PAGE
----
Although hardly a household name today, John Lydgate (ca. 1371-1449) was the best-known and most prolific writer of fifteenth-century England, author of over 140,000 lines of verse, along with some prose texts. Throughout his long career, Lydgate was supported and patronized by royalty and wealthy commoners, who commissioned most of his works, including his massive translations, the Troy Book, the Siege of Thebes, and the Fall of Princes. Although he has sometimes been disparaged as a mediocre writer, Lydgate deserves to be recognized for his popularity in his own day as well as for extending Chaucer's legacy and for creating a 'Lancastrian poetics' in which English literature became a vehicle of national prestige …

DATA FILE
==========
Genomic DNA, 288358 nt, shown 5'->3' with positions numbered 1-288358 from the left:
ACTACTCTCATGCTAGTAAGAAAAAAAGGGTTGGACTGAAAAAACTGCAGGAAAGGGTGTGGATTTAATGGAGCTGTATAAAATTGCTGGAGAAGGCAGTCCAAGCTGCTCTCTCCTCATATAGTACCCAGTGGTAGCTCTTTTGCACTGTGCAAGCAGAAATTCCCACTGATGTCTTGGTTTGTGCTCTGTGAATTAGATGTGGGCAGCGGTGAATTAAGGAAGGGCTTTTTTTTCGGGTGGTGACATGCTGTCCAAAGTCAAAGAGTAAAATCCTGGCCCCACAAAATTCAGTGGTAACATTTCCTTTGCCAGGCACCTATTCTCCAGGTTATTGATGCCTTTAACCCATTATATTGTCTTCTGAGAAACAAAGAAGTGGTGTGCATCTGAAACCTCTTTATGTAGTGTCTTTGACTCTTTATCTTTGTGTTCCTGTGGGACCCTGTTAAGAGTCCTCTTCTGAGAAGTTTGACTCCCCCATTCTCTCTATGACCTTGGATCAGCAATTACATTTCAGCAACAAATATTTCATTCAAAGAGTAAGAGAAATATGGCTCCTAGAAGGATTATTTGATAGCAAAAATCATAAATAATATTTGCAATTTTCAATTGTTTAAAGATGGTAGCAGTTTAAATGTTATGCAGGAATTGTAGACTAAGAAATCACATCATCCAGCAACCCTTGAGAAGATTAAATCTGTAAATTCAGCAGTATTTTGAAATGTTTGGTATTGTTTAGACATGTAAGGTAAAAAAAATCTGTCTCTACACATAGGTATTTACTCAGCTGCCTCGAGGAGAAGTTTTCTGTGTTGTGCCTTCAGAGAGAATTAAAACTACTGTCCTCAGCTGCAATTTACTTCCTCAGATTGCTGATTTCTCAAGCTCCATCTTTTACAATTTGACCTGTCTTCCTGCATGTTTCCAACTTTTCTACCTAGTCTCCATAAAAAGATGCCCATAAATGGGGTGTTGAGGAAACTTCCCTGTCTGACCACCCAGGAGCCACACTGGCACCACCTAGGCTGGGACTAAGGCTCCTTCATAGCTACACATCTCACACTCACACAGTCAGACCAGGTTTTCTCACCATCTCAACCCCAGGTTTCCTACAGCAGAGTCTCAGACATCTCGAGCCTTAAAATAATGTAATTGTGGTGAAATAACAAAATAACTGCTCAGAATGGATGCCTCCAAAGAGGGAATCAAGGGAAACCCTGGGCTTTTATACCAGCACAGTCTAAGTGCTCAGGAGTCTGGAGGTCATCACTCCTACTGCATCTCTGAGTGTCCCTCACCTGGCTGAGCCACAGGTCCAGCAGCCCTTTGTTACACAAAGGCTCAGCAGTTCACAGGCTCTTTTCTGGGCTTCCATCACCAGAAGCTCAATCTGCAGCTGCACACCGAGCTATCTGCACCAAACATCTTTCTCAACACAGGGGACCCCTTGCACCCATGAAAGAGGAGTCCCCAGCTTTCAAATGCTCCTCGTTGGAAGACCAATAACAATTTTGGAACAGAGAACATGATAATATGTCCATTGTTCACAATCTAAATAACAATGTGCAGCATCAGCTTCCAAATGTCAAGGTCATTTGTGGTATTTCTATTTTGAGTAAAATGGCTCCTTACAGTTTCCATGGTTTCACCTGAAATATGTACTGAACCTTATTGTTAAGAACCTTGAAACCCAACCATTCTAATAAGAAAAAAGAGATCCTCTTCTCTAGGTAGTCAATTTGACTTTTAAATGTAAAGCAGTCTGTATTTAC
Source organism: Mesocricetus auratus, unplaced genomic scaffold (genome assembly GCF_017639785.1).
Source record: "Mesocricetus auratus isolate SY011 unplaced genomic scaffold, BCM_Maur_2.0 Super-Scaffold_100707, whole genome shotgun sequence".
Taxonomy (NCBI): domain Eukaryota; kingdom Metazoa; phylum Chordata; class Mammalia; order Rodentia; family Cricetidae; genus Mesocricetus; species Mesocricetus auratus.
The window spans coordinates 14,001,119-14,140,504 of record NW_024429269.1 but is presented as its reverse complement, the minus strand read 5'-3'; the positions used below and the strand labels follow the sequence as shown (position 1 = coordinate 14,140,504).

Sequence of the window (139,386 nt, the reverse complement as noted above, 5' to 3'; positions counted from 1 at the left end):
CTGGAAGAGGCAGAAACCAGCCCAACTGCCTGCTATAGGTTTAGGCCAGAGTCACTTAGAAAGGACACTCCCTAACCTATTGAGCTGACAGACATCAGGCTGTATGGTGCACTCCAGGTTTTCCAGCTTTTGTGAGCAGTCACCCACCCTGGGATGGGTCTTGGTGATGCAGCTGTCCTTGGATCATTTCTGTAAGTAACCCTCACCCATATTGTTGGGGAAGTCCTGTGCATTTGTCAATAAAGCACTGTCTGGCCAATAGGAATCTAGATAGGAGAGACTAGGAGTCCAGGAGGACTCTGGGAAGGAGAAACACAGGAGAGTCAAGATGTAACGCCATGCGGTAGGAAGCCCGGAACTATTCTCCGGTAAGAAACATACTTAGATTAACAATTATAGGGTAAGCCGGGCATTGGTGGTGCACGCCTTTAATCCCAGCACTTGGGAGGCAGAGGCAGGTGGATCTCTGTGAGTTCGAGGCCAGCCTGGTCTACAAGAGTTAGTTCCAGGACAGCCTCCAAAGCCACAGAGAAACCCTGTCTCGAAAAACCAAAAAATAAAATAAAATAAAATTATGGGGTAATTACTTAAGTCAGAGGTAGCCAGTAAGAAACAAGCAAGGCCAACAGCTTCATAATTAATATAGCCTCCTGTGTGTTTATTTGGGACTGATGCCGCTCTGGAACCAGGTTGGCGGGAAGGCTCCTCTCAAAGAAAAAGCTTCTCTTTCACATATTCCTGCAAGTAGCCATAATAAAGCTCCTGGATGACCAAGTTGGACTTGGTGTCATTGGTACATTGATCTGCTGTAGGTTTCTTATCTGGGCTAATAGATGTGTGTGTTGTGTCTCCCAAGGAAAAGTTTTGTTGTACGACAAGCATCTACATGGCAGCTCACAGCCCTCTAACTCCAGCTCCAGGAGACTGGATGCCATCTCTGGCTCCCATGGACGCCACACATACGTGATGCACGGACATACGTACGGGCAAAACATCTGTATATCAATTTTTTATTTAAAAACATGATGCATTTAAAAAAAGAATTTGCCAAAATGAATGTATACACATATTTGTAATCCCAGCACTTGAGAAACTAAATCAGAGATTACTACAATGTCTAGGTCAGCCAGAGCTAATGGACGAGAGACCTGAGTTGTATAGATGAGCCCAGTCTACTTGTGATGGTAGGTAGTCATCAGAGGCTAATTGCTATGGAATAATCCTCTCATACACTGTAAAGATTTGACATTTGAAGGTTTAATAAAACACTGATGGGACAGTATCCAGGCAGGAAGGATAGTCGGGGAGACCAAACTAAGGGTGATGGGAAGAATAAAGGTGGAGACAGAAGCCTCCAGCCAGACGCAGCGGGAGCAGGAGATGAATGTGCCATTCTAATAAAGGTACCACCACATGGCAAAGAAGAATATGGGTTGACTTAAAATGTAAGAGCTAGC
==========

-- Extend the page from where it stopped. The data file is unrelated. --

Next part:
Sponsler, Claire. "John Lydgate". The Literary Encyclopedia. First published 20 September 2002; last revised 30 November -1.
[http://www.litencyc.com/php/speople.php?rec=true&UID=2827, accessed 26 April 2015.]